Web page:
OAKLAND — Developers of a proposed 18-hole golf course in the Thousand Acres area of Deep Creek Lake got approval for a golf course clubhouse but were denied a request for a private membership club with boat launch, lakeside pavilion and transient docks.

The Garrett County Board of Zoning Appeals voted on the two applications for a special exception presented by Thousand Acre Development Inc. for the north shore of Green Glade Cove following a lengthy hearing Thursday night in Oakland.

The application that was denied can be appealed in Garrett County Circuit Court, according to Bill DeVore of the Garrett County Zoning Office.

The developers also can file a new application if it is significantly different than the initial request or they can wait a year and request the exception again, DeVore said.

Deep Creek resident Scott Hollander said development in the Thousand Acres area is inevitable and that people who live there should be involved in seeing that it’s done properly.

“The golf course isn’t going away,” Hollander, member of the Thousand Acre Association, said at the hearing Thursday night. “The clubhouse isn’t going away. We just need to find out how we’re going to lessen their impact.”

With more than 70 people in attendance, one issue presented throughout was the question of how the course and its amenities could be considered a private club. Some felt the clubhouse was far too large to warrant this. Roger Titus, member of the Deep Creek Property Owners Association, also mentioned that since membership accompanies the purchase of land, this transforms it into a commercial venture.

“The private club really isn’t any part of this request for special exception,” Leonard Eiswert, attorney for TAD Inc., said “This public clubhouse could be operated by a private club, by a corporation or anything as far as the zoning ordinance.”

Another issue presented throughout was that construction would not involve one single building, but also other amenities like volleyball courts, tennis courts and a pool pavilion as well as a boat house.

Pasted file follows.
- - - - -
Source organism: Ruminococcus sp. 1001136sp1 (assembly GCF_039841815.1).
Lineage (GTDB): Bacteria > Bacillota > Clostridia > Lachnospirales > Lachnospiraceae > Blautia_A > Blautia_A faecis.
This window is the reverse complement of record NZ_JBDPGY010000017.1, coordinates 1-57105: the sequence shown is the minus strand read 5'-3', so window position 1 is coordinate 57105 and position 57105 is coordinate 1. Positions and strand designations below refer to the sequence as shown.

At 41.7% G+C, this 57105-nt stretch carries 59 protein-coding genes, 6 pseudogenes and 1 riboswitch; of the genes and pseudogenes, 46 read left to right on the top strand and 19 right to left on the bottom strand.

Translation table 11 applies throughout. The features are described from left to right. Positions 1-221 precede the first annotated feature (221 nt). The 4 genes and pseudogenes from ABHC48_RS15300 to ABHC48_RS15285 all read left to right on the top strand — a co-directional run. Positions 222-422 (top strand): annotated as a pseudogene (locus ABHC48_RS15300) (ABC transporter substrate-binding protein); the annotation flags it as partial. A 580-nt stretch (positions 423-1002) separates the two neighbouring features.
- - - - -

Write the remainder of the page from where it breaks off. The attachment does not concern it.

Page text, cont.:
The clubhouse was described by members of TAD and consultant Paul Durham of Heritage LLC as a one-story structure with an additional loft and basement that would use natural colors and materials to ensure it would blend with the surroundings, and at a level where it would be almost entirely blocked from the view of others by trees.

Of the 192 available seats at the clubhouse, 88 would be outside, with the remaining 102 scattered in various areas inside, including the lounge.

“The dining room is modest when it comes to a high-quality club that’s associated with a golf course,” Durham said of the indoor seating.

The greatest concern was not necessarily indoor seating, but that of the outside.

“It would be like bringing Uno’s and Honi Honi to this area of the lake,” Titus said of the outdoor seating.

Tom Kierstead, board of appeals chairman, had concerns that the lodge would be lit outside, and questioned the reason. Drew Fessler of TAD said that they would not light the building, only entrances and exits.

The plans for a boat launch ramp and transient docks, which were denied, would allow for club members with their own private dock permit sites to use the ramp and for 10 additional motorized boat launches, to comply with the Maryland Department of Natural Resources’ regulations on their usage. There will not be any such limit on small, hand-launched crafts.

Citizens and Kierstead said that this really was not a single item, but two — the launch ramp and the transient docking.

A common concern of local residents was how the private club would control who uses the ramp and docks as well as how often.

There were also concerns with the additional boat traffic that this would bring to that area of the lake, and how it would affect the current use of the lake, including sailing.

“This application appears to be a flawed application for a flawed site,” Jean Boccuti said. “The ramp is actually an accouterment to a very large real estate development and is thus commercial.”

Sarah Moses can be reached at smoses@times-news.com.

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